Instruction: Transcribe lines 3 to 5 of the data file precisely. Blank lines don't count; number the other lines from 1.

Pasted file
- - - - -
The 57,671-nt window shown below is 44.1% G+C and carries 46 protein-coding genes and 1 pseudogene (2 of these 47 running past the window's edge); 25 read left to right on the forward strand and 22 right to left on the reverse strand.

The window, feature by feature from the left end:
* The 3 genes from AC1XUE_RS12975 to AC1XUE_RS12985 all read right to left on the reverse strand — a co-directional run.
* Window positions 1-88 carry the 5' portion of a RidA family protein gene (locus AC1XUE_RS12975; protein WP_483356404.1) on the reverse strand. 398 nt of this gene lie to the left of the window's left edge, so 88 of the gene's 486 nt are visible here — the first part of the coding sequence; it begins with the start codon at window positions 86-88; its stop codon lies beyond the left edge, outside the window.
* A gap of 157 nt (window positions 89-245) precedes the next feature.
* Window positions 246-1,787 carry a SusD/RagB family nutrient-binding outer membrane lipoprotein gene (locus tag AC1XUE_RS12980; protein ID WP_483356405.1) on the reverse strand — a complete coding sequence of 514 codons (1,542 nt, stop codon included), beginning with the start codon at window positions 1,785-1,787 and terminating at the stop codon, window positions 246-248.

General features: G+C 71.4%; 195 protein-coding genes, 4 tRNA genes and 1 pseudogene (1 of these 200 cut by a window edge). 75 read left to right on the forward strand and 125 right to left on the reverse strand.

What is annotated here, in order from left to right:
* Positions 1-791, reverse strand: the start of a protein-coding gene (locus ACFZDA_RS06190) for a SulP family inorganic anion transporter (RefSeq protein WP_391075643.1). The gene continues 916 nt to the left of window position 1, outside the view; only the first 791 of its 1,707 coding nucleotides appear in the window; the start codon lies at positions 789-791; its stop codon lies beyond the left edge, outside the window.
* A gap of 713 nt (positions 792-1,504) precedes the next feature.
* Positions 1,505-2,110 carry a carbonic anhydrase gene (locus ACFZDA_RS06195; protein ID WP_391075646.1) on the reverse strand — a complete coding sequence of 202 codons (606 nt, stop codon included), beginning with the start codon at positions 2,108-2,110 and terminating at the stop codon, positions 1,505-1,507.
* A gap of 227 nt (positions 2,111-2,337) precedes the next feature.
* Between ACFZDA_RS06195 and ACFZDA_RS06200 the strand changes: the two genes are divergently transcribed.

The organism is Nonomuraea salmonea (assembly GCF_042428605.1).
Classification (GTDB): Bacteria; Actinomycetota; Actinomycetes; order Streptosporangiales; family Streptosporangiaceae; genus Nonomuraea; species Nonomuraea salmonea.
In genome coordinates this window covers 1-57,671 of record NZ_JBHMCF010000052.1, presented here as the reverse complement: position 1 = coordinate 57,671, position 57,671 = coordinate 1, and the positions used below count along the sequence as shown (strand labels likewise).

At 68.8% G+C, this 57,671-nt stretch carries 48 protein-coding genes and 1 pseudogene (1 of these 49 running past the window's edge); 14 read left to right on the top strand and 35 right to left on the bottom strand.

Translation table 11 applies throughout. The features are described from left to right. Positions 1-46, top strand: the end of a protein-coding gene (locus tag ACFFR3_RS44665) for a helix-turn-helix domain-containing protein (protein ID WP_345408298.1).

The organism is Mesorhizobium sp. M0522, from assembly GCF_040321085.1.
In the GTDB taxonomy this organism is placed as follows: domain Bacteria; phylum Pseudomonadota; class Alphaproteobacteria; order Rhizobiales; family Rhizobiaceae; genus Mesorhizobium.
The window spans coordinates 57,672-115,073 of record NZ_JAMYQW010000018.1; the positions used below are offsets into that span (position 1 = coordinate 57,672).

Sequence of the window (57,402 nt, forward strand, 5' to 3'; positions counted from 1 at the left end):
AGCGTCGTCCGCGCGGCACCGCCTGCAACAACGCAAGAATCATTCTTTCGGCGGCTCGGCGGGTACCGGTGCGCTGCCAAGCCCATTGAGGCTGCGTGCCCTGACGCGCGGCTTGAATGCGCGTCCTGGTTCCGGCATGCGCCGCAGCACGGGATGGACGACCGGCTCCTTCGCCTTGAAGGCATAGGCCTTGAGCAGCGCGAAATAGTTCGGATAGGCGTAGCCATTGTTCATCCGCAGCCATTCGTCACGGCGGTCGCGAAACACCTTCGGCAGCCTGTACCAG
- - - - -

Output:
* The 3 genes from AC1XUE_RS12975 to AC1XUE_RS12985 all read right to left on the reverse strand — a co-directional run.
* Window positions 1-88 carry the 5' portion of a RidA family protein gene (locus AC1XUE_RS12975; protein WP_483356404.1) on the reverse strand. 398 nt of this gene lie to the left of the window's left edge, so 88 of the gene's 486 nt are visible here — the first part of the coding sequence; it begins with the start codon at window positions 86-88; its stop codon lies beyond the left edge, outside the window.
* A gap of 157 nt (window positions 89-245) precedes the next feature.